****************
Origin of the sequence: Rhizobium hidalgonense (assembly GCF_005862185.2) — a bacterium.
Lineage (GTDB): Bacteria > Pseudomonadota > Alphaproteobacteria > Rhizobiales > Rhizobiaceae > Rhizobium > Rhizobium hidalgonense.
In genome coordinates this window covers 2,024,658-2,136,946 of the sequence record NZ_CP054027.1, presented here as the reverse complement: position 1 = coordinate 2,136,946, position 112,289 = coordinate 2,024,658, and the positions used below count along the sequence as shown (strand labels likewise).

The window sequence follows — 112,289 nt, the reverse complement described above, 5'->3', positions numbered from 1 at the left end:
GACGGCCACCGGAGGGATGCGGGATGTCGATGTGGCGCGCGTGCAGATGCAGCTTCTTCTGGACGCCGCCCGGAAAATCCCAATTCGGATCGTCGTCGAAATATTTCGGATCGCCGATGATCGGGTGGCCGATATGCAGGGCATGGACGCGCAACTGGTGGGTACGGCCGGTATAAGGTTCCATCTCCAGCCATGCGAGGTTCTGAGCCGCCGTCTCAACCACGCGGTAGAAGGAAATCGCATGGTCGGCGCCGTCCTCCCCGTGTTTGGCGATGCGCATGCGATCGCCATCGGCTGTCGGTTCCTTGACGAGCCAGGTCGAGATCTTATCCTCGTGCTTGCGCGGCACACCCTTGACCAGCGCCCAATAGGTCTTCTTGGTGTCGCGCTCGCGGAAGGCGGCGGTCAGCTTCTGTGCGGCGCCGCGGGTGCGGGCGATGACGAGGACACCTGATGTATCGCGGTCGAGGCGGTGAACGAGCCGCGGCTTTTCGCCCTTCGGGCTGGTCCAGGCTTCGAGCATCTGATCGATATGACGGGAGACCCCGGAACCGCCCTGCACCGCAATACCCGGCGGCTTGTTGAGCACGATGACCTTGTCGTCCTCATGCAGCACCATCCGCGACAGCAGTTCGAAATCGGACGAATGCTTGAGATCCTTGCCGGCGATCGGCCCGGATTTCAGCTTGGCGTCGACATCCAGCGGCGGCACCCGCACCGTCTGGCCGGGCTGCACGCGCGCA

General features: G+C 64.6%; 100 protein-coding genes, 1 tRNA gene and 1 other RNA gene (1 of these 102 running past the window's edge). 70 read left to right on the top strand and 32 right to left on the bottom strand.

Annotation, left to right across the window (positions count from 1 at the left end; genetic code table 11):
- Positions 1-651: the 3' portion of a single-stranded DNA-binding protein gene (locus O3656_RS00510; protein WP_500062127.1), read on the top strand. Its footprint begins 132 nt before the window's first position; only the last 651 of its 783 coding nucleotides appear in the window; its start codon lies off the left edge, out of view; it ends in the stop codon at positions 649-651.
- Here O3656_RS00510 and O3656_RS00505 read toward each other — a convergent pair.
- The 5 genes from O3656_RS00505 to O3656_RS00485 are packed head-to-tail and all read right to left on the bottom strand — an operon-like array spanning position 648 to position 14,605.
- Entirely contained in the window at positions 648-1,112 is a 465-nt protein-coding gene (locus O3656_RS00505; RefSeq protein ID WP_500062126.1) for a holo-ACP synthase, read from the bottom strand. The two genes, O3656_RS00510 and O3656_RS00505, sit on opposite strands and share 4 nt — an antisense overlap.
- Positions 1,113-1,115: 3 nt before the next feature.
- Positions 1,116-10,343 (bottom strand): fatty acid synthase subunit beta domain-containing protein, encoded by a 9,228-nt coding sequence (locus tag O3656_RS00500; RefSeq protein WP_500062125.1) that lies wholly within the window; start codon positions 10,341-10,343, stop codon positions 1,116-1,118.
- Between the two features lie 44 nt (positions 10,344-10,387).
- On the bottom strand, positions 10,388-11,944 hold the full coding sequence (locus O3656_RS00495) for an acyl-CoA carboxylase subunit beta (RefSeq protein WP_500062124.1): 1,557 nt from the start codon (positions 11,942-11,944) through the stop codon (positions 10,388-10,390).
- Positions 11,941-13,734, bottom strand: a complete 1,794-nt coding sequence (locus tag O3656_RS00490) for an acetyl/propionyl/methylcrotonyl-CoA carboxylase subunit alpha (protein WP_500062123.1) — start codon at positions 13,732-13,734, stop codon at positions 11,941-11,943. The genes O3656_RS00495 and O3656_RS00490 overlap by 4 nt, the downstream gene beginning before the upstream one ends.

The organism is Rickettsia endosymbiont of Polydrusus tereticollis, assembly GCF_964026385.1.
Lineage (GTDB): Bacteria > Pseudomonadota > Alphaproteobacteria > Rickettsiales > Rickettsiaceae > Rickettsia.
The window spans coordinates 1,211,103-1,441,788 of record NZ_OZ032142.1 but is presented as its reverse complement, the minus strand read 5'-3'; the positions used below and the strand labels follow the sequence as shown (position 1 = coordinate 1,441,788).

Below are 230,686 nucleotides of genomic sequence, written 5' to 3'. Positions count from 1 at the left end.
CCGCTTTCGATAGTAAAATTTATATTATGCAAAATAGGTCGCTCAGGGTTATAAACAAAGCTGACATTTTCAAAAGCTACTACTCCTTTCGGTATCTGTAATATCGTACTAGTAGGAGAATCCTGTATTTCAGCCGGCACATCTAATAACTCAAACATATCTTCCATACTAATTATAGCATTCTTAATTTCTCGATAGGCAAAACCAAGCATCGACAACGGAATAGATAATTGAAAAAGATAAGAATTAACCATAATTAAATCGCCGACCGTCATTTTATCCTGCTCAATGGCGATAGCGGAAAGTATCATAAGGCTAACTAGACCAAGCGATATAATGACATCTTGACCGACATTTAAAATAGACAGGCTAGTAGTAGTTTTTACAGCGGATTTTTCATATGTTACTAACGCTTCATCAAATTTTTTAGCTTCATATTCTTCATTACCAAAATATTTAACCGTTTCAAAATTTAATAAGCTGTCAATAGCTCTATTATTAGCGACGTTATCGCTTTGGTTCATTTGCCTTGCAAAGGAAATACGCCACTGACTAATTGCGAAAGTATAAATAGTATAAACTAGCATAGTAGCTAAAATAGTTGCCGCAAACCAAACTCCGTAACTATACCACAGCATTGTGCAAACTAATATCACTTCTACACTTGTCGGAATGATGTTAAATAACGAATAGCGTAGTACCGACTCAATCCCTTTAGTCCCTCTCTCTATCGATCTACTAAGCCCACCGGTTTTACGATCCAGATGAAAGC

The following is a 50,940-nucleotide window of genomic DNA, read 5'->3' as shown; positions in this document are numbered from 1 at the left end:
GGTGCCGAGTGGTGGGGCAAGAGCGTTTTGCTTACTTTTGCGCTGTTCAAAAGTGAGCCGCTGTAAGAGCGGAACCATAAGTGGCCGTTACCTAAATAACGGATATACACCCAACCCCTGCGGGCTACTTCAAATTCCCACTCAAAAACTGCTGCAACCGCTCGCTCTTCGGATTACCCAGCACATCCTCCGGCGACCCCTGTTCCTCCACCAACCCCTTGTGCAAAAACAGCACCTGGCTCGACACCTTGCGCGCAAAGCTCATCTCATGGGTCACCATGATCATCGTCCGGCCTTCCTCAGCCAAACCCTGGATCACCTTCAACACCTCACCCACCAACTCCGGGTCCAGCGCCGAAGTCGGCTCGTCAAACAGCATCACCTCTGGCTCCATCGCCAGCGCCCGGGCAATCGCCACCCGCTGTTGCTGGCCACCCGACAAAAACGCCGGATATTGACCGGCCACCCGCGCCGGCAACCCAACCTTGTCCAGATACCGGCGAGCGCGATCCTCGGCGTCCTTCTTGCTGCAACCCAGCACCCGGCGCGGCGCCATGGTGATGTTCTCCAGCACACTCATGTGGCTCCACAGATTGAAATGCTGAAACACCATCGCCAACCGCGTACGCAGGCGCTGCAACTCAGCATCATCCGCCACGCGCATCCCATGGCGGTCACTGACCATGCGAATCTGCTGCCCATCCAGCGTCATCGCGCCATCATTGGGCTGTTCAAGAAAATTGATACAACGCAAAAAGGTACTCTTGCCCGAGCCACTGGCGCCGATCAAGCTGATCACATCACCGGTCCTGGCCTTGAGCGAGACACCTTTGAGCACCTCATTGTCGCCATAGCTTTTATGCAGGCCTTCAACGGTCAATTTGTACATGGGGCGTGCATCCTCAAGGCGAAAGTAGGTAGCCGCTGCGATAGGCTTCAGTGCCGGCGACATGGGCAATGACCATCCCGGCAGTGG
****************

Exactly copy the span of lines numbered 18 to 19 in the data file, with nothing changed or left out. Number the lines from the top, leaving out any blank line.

Lineage (GTDB): Bacteria > Pseudomonadota > Alphaproteobacteria > Rickettsiales > Rickettsiaceae > Rickettsia.
The window spans coordinates 1,211,103-1,441,788 of record NZ_OZ032142.1 but is presented as its reverse complement, the minus strand read 5'-3'; the positions used below and the strand labels follow the sequence as shown (position 1 = coordinate 1,441,788).